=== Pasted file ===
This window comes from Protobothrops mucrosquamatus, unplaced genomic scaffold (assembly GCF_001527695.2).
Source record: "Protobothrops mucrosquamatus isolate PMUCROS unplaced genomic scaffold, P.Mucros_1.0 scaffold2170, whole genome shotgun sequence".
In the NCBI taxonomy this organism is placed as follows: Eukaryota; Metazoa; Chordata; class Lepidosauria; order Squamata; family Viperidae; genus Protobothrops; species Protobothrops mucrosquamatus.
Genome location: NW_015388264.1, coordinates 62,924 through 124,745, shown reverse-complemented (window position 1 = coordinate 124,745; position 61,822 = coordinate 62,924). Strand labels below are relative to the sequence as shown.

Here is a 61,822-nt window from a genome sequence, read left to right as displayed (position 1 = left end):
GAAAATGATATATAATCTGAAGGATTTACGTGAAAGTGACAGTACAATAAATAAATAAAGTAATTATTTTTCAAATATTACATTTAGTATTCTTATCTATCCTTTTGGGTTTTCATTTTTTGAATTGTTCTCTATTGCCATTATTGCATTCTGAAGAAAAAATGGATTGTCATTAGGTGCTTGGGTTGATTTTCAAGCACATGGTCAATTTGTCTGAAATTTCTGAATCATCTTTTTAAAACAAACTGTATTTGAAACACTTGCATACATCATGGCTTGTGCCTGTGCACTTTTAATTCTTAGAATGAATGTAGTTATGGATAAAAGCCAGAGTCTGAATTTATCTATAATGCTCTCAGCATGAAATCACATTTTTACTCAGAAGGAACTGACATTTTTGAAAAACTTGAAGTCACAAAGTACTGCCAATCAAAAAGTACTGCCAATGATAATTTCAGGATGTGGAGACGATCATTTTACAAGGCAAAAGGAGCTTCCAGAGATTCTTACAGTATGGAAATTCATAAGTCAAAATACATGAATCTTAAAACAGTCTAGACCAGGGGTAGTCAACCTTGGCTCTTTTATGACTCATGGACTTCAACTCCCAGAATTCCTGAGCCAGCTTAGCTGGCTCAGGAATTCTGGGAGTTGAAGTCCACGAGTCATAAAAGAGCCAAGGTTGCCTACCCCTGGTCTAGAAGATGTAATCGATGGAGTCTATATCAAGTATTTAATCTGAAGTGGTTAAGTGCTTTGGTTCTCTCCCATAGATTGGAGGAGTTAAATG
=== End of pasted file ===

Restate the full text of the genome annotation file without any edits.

This window comes from Protobothrops mucrosquamatus, unplaced genomic scaffold (assembly GCF_001527695.2).
Source record: "Protobothrops mucrosquamatus isolate PMUCROS unplaced genomic scaffold, P.Mucros_1.0 scaffold2170, whole genome shotgun sequence".
In the NCBI taxonomy this organism is placed as follows: Eukaryota; Metazoa; Chordata; class Lepidosauria; order Squamata; family Viperidae; genus Protobothrops; species Protobothrops mucrosquamatus.
Genome location: NW_015388264.1, coordinates 62,924 through 124,745, shown reverse-complemented (window position 1 = coordinate 124,745; position 61,822 = coordinate 62,924). Strand labels below are relative to the sequence as shown.

Here is a 61,822-nt window from a genome sequence, read left to right as displayed (position 1 = left end):
GAAAATGATATATAATCTGAAGGATTTACGTGAAAGTGACAGTACAATAAATAAATAAAGTAATTATTTTTCAAATATTACATTTAGTATTCTTATCTATCCTTTTGGGTTTTCATTTTTTGAATTGTTCTCTATTGCCATTATTGCATTCTGAAGAAAAAATGGATTGTCATTAGGTGCTTGGGTTGATTTTCAAGCACATGGTCAATTTGTCTGAAATTTCTGAATCATCTTTTTAAAACAAACTGTATTTGAAACACTTGCATACATCATGGCTTGTGCCTGTGCACTTTTAATTCTTAGAATGAATGTAGTTATGGATAAAAGCCAGAGTCTGAATTTATCTATAATGCTCTCAGCATGAAATCACATTTTTACTCAGAAGGAACTGACATTTTTGAAAAACTTGAAGTCACAAAGTACTGCCAATCAAAAAGTACTGCCAATGATAATTTCAGGATGTGGAGACGATCATTTTACAAGGCAAAAGGAGCTTCCAGAGATTCTTACAGTATGGAAATTCATAAGTCAAAATACATGAATCTTAAAACAGTCTAGACCAGGGGTAGTCAACCTTGGCTCTTTTATGACTCATGGACTTCAACTCCCAGAATTCCTGAGCCAGCTTAGCTGGCTCAGGAATTCTGGGAGTTGAAGTCCACGAGTCATAAAAGAGCCAAGGTTGCCTACCCCTGGTCTAGAAGATGTAATCGATGGAGTCTATATCAAGTATTTAATCTGAAGTGGTTAAGTGCTTTGGTTCTCTCCCATAGATTGGAGGAGTTAAATG